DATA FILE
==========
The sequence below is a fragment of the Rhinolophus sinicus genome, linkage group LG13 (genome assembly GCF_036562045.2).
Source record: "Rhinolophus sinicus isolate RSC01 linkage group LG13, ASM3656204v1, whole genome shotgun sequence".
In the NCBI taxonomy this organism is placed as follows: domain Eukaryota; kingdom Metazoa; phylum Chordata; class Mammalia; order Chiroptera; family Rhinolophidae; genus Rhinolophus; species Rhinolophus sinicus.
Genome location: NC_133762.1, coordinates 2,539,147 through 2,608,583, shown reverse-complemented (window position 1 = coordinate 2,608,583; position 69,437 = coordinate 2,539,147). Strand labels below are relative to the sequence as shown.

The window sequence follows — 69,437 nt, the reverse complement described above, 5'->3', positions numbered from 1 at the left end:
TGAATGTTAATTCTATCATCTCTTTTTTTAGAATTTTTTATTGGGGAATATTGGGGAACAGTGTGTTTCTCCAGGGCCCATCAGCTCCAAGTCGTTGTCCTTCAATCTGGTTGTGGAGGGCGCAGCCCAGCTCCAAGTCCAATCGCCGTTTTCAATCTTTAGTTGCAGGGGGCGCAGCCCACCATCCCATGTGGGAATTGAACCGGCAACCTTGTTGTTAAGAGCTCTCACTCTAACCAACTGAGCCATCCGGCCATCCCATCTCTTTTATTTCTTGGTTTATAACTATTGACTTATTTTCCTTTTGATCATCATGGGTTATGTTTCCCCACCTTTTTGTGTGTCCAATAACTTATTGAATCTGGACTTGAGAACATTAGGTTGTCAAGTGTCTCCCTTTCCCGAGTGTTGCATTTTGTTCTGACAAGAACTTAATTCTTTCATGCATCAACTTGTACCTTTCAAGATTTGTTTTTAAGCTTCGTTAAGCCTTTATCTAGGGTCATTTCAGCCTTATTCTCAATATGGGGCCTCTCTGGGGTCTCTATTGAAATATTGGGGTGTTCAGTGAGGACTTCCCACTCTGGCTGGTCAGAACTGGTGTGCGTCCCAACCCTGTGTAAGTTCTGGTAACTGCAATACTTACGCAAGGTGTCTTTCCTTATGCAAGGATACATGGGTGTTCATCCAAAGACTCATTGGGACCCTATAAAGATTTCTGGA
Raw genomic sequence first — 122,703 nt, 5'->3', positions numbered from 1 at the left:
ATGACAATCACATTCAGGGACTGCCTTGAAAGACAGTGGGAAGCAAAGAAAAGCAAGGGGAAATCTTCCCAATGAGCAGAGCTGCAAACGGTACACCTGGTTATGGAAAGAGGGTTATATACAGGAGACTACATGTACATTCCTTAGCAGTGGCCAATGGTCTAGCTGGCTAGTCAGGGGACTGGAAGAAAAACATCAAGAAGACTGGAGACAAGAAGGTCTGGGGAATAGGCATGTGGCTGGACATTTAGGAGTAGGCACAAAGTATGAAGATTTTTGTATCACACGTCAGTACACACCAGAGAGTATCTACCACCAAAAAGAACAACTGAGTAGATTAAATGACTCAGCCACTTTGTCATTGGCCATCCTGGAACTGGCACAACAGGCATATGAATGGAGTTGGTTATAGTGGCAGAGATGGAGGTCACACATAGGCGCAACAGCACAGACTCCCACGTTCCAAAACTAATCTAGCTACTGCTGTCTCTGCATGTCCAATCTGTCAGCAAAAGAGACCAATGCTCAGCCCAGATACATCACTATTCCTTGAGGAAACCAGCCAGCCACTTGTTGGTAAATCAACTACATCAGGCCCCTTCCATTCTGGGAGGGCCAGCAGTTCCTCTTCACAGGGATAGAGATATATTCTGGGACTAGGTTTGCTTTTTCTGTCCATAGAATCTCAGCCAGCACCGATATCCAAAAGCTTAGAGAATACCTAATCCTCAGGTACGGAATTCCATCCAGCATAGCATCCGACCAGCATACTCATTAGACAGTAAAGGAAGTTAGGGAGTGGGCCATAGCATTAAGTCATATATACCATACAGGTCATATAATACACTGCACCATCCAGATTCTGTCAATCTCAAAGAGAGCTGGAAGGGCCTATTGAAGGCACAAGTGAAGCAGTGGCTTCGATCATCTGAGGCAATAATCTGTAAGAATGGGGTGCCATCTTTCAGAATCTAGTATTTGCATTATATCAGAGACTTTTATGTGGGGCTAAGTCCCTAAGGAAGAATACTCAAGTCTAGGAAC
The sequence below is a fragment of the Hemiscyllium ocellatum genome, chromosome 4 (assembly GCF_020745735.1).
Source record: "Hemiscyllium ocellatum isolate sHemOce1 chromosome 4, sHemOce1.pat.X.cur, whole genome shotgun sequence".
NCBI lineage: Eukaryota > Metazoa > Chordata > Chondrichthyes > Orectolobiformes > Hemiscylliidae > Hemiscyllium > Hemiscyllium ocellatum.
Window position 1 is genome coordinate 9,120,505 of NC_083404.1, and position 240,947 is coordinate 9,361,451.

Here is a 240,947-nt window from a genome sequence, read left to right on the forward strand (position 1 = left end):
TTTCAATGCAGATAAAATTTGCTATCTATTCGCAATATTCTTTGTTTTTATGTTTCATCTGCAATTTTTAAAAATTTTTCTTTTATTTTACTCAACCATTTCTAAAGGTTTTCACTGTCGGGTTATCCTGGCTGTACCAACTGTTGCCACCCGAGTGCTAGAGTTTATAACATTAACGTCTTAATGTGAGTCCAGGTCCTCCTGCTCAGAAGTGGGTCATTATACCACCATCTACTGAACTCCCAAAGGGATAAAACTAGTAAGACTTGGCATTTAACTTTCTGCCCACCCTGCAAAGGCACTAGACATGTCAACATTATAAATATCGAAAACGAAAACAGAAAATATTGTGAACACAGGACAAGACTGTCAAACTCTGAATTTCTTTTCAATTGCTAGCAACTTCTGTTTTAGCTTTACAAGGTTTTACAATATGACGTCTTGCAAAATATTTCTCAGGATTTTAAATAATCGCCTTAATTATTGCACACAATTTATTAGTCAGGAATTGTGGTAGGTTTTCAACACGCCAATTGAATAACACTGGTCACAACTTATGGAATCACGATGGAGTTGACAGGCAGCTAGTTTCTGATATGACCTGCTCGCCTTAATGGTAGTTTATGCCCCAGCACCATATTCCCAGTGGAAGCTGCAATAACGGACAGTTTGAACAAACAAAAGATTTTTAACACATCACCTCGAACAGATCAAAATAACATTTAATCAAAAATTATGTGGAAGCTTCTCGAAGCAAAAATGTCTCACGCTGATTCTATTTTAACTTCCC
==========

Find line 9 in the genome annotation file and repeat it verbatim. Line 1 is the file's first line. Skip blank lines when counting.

The sequence below is a fragment of the Hemiscyllium ocellatum genome, chromosome 4 (assembly GCF_020745735.1).